To assist plan sponsors with managing interest rate and credit spread risk, in Exhibit 2, we track our estimate of the discrepancy between the actual Libor interest rate swap curve and our fair value assessment of the Libor interest rate swap curve. When the grey line is at zero, interest rates are estimated to be at fair value. With the line below zero, interest rates, in our view, are low. Interest rates moved away from our estimate of fair value during the quarter, as rates decreased. We expect interest rates to rise in the long-run, as they move toward equilibrium levels.
Exhibit 2: Corporate bond spreads and Libor swap curve relative to our assessment of fair values
Changes in the spread between the corporate bond-based discount curve and the Libor interest rate swap curve cause changes in the pension liability discount rate, which in turn causes changes in the liabilities’ present value. We refer to this as liability credit spread risk. Whereas managing interest rate risk via swaps and/or Treasuries is relatively straightforward, managing credit spread risk is more challenging for three reasons:
- Liability credit is not investable: Corporate bonds are subject to default and downgrade risk while liability returns are not.
- There is no capital-efficient risk management tool: We view synthetic exposure to the Credit Default Index (CDX) as an imperfect hedge of liability credit risk.
- Connection to risky assets: During periods of economic stress, equities and other risky return generation assets fall and credit spreads widen. Therefore, the credit profile of the return generation component of a liability-driven investment (LDI) solution needs to be taken into account when constructing the credit profile of the liability hedge.
When the outlook for credit is positive, we seek to hold some credit instruments in the liability hedging portfolio. The green line in Exhibit 2 represents our estimate of the discrepancy between the actual corporate bond discount spread and our fair value assessment of the corporate bond discount spread. When the line is at zero, discount rate spreads are estimated to be at fair value. When it is above zero, credit spreads, in our view, are wide. Discount rate spreads slightly moved farther away from fair value during the second quarter as credit spreads widened by a small margin. We still find credit to be somewhat attractive, although discount rate spreads are not substantially away from fair value.
Funding ratios measure a pension fund’s ability to meet future payout obligations to plan participants. The main factors impacting the funding ratio of a typical US defined benefit plan are equity market returns, which grow (or shrink) the asset pool from which plan participants’ benefits are paid, and liability returns, which move inversely to interest rates.
Liability indices: Methodology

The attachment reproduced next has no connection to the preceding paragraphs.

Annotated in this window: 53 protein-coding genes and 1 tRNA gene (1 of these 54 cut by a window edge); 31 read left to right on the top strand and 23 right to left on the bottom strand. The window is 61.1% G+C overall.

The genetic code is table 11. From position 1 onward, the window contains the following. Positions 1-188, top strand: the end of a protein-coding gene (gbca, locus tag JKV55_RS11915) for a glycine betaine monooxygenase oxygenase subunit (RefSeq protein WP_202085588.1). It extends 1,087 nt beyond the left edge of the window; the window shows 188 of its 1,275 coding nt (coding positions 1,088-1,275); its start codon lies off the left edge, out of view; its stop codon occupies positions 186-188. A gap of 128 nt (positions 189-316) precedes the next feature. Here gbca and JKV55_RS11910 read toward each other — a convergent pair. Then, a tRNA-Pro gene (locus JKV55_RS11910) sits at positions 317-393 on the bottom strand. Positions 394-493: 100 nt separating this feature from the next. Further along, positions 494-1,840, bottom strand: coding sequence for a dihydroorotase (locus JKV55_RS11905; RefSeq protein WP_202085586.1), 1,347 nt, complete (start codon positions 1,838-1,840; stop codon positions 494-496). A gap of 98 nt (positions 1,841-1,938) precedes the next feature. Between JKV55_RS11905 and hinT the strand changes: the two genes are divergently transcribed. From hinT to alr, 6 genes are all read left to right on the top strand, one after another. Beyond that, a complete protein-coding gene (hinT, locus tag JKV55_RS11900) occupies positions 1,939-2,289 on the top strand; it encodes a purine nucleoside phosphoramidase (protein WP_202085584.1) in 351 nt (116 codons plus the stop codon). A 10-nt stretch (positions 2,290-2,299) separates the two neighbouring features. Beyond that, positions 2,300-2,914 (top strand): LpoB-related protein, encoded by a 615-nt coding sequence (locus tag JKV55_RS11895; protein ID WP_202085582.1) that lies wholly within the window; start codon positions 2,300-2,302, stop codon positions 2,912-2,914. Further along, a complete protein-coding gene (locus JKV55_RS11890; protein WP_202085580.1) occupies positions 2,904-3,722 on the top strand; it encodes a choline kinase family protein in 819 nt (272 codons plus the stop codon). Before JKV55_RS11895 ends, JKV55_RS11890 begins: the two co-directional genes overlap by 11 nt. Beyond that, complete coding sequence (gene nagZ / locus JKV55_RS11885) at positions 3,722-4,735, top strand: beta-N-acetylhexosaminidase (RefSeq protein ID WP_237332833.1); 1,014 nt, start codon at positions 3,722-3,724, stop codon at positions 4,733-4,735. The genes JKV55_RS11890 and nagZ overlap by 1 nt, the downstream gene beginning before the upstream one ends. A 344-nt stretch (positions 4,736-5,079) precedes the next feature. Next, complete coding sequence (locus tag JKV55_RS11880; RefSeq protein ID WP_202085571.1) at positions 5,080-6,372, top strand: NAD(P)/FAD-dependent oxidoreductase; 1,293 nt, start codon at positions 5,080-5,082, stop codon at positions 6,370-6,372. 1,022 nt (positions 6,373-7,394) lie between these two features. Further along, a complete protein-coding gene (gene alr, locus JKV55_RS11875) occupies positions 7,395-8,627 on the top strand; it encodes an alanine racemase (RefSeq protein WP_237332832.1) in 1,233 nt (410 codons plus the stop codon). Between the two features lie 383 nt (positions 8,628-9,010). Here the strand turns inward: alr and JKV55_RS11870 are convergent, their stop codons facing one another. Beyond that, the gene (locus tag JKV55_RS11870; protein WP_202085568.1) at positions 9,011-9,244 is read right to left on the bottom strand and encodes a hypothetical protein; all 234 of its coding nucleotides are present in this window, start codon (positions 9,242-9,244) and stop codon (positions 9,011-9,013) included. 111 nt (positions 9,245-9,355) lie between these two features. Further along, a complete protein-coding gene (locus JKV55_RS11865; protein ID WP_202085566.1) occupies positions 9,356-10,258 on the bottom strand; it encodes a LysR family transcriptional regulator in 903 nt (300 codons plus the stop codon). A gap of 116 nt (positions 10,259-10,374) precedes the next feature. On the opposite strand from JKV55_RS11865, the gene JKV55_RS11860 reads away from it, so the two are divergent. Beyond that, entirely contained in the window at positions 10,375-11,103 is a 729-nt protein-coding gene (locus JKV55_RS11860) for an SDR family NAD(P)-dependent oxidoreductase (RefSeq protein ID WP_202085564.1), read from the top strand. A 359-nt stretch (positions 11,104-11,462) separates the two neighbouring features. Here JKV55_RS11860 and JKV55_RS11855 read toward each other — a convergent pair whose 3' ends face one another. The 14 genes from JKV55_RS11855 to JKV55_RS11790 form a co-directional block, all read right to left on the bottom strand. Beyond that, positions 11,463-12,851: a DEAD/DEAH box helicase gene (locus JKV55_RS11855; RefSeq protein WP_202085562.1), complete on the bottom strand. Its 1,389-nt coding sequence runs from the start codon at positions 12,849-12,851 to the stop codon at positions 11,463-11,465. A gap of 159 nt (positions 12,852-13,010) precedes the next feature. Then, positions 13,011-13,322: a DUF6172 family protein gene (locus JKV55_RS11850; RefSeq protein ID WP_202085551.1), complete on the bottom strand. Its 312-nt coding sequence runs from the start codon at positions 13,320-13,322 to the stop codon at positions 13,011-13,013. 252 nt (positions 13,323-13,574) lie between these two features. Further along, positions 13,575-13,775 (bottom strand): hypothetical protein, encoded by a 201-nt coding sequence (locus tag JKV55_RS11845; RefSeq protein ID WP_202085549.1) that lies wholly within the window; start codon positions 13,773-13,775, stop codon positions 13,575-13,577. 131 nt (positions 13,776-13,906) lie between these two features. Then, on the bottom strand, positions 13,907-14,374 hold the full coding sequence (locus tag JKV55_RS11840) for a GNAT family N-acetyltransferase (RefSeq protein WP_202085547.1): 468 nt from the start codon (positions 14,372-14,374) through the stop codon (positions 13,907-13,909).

The iBoxx US Pension Liability Index – Aggregate mimics the overall performance of a model defined benefit plan in the US, taking into consideration the passage of time and changes in the term structure of interest rates. The index is based on actual liability profiles, and mimics the investment grade yield curve. It is therefore more appropriate than most existing indices for measuring the performance of defined benefit plans. This index (along with its related active member and retired member indices) is published daily, using the LIBOR interest rate swap curve as the discount curve, a highly liquid universe. This provides the flexibility to use combinations of the indices in order to accurately represent customized liability profiles based on a plan’s specific participant population.
Pension Protection Act (PPA) liability returns are approximated by the Barclays Capital US Long Credit A-AAA Index. This index broadly reflects the duration and credit characteristics of the PPA discount curve that is used to discount expected pension benefit payments for US defined benefit pension plans.
Asset index: Methodology
UBS Global Asset Management approximates the return for the ”typical” US defined benefit plan using the reported asset allocation of the corporate plan subset of the Pension & Investments 1000. The series is constructed using the reported asset allocation weightings and publicly available benchmark information, with geometrically linked monthly total returns.
Pension Fund Fitness Tracker: Methodology
The US Pension Funds Fitness Tracker is the ratio of the asset index over the liability index. Assuming all other factors remain constant, it combines asset and liability returns and measures the impact of a “typical” investment strategy on the funding ratio of a model defined benefit plan in the US due to interest rollup, change in interest rates and typical asset performance, but excludes unique plan factors, such as contributions and benefit payments.